Speaker volume is terrific, I got told off by my family when testing it - quality is average, but the usual rule of thumb about the cheaper the phone, the louder the speaker, holds true here, thankfully.
The back comes off easily, to reveal a standard battery, covering microSD and micro-SIM (not nano-SIM, note) - it's all very low-tech and feature-phone-like. No Qi charging, no extra aerials (e.g. NFC), and so on.
Regardless of whether users actually bother to buy a spare battery, there's the peace of mind that it can be yanked if something goes wrong, the ease of drying out after a dunk, the ease of replacing it in a couple of years when the original cell is worn out, and so on. Battery life on a charge is easily two days here, for the target market and use case.
The micro-SIM is held in place with a metal clip similar to that on the old Nokia N95, if anyone remembers that - it's a reliable system and good to see. No pins to get broken, etc.
The main WVGA LCD display lacks any polarisers or other filters, which is understandable at this price - it does have 'Sunlight Readability Enhancements', effectively tuning the display for maximum contrast and maximum brightness, and this just about saves the day in sunlight. The 435 isn't a patch on the more expensive Lumias (think 735 and 830) here, but it's better than some other budget smartphones I could mention...
Staying with the hardware aspects, the camera is another fixed focus effort, as with the Lumia 530 and.... it's not terrible. The resolution is sensibly smaller than on the 520 - 2MP makes a lot more sense for the ambition of image here - or perhaps it's that the pixels are larger here that makes the images better. See what you think below.
In good light, results aren't that bad, as you can see from the samples below - certainly belying the 435's price tag. Click any of the thumbnails to enlarge or download the full 2MP images:
There's no LED flash either, arguably a cost cutting measure too far in that the phone can't easily be used as a torch, but hey, something had to go and this isn't a showstopper. The only camera app included is 'Lumia Camera' now, so at least the confusion of multiple camera apps is avoided. Lumia Camera Classic includes all the usual top-end creative controls and Smart Sequence functions, though of course you'll need excellent light to get any decent results from the hardware here.
Video is at 800 x 448 pixels, one presumes that 854 by 480 was deemed either to be pushing the chipset too far or perhaps inappropriate because downscaling would have been needed to fit playback on the 435's screen. By limiting the horizontal resolution to the display's 800 pixels, footage can just play with a small set of black bars, etc.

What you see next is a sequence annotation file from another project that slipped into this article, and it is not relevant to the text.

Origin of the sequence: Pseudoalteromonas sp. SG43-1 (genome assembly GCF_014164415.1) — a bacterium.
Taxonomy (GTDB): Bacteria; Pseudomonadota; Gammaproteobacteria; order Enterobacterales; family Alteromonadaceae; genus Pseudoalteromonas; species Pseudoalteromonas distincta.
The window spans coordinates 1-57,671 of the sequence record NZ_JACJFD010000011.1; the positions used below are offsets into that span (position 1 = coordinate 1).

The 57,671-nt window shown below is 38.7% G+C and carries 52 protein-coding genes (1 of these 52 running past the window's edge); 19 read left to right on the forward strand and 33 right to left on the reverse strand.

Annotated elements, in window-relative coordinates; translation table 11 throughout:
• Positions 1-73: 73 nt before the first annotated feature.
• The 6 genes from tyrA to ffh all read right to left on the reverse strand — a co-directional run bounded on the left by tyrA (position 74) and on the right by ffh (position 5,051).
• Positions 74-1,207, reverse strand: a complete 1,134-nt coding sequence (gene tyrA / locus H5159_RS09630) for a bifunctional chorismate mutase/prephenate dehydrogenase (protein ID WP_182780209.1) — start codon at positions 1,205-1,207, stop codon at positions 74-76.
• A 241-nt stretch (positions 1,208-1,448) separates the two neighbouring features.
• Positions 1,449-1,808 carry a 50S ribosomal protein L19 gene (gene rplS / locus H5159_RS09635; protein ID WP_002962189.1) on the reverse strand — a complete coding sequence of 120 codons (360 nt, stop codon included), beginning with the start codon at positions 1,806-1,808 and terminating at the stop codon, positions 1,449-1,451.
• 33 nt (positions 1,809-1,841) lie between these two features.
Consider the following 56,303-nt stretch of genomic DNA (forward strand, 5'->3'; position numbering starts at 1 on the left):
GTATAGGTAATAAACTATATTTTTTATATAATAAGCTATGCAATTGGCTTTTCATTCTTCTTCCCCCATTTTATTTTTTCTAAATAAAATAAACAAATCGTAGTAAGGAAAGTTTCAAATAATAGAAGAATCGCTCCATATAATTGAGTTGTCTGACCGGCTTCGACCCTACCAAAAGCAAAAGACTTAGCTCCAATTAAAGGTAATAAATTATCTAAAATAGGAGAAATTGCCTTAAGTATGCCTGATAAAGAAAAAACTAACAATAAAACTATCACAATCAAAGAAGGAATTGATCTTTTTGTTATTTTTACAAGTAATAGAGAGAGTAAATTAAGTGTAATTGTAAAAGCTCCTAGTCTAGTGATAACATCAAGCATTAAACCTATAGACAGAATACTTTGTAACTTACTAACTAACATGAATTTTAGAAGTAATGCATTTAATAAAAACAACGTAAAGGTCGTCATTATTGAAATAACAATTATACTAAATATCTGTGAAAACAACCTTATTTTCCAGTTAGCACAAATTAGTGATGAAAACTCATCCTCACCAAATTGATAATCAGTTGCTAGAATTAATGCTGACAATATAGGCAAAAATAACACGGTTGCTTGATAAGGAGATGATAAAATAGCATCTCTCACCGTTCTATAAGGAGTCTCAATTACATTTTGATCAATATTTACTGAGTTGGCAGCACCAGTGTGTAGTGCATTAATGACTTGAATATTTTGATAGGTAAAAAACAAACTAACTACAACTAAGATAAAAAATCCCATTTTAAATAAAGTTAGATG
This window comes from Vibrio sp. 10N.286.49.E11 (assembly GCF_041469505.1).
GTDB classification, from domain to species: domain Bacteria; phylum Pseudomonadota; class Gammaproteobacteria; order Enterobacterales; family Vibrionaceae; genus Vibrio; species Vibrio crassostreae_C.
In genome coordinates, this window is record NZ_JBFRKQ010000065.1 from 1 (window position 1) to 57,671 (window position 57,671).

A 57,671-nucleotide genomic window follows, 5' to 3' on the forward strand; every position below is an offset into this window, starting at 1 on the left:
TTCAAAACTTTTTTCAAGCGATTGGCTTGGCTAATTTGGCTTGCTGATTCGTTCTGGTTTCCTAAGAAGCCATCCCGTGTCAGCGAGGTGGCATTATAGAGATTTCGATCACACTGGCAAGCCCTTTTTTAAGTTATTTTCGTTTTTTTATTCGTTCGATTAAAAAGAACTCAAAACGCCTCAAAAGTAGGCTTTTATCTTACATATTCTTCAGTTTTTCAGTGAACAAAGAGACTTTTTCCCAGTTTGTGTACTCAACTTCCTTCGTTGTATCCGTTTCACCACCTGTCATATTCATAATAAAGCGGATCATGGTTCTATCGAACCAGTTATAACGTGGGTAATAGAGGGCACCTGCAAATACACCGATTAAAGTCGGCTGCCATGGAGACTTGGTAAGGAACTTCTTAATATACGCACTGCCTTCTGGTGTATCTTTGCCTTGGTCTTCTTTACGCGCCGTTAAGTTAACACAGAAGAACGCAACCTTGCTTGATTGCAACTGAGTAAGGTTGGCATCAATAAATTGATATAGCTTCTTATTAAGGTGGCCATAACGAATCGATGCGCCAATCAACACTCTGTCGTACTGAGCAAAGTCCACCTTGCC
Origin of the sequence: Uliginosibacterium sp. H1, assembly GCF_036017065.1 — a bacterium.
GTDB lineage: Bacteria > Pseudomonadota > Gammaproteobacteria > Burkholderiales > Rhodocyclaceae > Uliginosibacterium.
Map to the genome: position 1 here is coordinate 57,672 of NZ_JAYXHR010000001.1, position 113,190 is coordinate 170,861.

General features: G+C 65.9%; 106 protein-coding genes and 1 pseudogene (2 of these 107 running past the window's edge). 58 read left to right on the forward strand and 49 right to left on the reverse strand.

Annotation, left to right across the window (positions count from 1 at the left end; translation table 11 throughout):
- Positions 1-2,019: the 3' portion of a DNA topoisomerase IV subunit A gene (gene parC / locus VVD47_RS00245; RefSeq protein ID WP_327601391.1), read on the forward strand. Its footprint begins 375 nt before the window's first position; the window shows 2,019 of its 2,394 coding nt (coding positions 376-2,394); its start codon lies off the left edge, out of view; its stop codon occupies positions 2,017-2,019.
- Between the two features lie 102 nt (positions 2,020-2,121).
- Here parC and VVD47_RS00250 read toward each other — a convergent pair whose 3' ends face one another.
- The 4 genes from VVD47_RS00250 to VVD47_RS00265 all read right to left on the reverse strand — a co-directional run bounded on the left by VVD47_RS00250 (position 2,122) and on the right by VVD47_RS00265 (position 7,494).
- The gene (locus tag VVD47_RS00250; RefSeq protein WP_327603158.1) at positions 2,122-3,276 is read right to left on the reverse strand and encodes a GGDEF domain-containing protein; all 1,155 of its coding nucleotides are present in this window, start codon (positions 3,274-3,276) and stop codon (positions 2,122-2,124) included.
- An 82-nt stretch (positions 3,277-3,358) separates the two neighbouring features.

Windows Phone 8.1 Update 1 runs smoothly on the 435, despite the use of the low end Snapdragon 200, possibly helped by the full 1GB of RAM, something which we most definitely haven't seen at this price point before in a Windows Phone. That the OS makes good use of low end hardware to still keep the UI fluid has bcome something of a cliche, but it's true. I've been using the Lumia 830 (with Snapdragon 400) for weeks as a main device, without a single 'that's slow' moment, and from a few days of using the 435 the same is true here. Helped no doubt by only having to push WVGA-resolution around - the Lumia 535 manages just as well with a qHD display, albeit with a quad core variant, but showing that there's probably still some overhead available from that Snapdragon 200 here.
The supplied application set is without any surprises, though I suspect that buyers in other parts of the world will get slightly different social networks and news applications - there's a lengthy wait after the first few selection screens here (Wi-fi network, language, etc.) while the UK bits and pieces (Facebook, Gameloft Hub) were put into place.
There's little point in rehashing the applications and user interface for AAWP readers, you'll have seen all of this before, though it's good to see the likes of Cortana and Start screen folders (using 'Music & Videos' as its example) out of the box on a Windows Phone. In theory, all current Windows Phone 8.x smartphones will get Windows 10 later in 2015, but I have my doubts as to how fully this will work - certainly those with 1GB of RAM will be much better placed and so the 435 is looking like the best budget bet.
As a colourful, fun and eminently replaceable smartphone (in a good way, i.e. if it breaks or gets lost you just buy another), the Lumia 435 takes a lot of beating. I criticised the 530 as something of a compromise too far, but the 435 takes almost the same form factor and fixes everything - and it's cheaper as well. From RAM to internal storage to front-facing camera to sensors to capacitive controls to an arguably better camera and a slightly better display, the 435 claims the bottom of the Lumia stack with a vengeance - AND it's going to get the full Windows 10 experience in time, with no showstoppers anticipated.
If you're looking for a Windows Phone to chuck in a bag for emergencies, or for a 10 to 14 year old child perhaps, then the 435 at well under £50 is a tempting buy.
Reviewed by Steve Litchfield at